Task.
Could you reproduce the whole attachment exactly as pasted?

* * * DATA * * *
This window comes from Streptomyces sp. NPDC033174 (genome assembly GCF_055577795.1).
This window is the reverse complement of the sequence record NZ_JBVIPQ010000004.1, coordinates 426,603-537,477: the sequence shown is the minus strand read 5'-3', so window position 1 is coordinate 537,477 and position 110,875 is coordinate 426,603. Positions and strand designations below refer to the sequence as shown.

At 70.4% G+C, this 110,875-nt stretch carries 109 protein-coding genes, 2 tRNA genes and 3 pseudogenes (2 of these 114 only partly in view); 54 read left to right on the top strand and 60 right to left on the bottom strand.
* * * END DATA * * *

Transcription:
This window comes from Streptomyces sp. NPDC033174 (genome assembly GCF_055577795.1).
This window is the reverse complement of the sequence record NZ_JBVIPQ010000004.1, coordinates 426,603-537,477: the sequence shown is the minus strand read 5'-3', so window position 1 is coordinate 537,477 and position 110,875 is coordinate 426,603. Positions and strand designations below refer to the sequence as shown.

At 70.4% G+C, this 110,875-nt stretch carries 109 protein-coding genes, 2 tRNA genes and 3 pseudogenes (2 of these 114 only partly in view); 54 read left to right on the top strand and 60 right to left on the bottom strand.